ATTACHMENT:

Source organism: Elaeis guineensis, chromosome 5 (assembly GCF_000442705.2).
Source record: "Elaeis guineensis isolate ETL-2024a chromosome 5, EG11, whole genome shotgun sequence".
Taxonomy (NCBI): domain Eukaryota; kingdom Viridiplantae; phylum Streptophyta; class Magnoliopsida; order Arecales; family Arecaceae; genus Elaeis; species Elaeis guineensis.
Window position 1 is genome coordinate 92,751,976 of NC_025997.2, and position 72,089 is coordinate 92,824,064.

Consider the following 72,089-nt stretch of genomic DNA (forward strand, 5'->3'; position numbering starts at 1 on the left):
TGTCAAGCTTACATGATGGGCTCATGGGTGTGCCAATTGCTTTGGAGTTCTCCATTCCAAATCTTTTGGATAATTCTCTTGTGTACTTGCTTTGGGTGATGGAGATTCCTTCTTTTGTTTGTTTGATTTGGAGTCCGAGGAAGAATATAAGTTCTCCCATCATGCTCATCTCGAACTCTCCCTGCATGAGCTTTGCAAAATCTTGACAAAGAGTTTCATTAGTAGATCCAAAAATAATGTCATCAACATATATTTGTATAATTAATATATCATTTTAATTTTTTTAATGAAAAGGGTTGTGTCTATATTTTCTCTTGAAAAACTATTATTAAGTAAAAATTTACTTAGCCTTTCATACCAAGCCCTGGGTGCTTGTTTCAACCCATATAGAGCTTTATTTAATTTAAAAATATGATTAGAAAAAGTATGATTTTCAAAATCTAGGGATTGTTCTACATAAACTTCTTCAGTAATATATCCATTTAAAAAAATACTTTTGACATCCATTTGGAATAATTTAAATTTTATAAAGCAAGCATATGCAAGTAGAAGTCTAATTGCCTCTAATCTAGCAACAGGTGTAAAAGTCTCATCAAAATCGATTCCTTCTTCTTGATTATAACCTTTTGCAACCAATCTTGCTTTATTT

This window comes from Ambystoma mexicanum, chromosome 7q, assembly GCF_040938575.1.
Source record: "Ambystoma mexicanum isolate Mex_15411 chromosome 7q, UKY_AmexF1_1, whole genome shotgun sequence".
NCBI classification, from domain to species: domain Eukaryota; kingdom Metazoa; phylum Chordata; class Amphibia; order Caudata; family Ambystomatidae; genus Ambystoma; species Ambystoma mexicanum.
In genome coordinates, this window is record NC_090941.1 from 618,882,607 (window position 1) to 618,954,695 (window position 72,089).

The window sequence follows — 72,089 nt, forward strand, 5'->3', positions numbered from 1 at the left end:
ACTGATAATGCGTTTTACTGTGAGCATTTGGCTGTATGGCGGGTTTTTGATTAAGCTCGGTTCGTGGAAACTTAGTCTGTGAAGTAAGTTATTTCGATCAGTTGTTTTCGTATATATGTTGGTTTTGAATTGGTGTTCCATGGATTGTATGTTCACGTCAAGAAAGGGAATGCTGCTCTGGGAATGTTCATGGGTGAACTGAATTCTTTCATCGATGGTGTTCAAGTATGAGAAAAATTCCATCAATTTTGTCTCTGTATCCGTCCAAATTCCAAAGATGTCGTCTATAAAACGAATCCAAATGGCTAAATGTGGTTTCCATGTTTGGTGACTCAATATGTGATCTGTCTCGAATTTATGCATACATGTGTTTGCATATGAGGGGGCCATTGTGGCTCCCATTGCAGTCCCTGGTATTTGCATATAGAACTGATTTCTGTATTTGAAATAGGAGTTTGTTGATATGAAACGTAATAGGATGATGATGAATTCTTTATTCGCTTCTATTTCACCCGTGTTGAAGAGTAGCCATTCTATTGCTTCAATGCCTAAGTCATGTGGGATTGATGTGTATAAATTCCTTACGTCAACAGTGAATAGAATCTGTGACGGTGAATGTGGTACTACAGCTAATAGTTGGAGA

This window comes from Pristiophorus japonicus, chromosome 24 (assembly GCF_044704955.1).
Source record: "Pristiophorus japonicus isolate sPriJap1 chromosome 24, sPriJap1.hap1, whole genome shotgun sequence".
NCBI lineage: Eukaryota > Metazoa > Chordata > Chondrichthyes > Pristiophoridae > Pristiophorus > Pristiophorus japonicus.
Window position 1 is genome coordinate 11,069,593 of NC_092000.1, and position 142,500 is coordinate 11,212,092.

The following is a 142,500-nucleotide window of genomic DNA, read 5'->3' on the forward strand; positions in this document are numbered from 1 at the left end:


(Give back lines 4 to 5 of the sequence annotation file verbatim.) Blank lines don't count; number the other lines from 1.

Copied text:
Window position 1 is genome coordinate 92,751,976 of NC_025997.2, and position 72,089 is coordinate 92,824,064.

Consider the following 72,089-nt stretch of genomic DNA (forward strand, 5'->3'; position numbering starts at 1 on the left):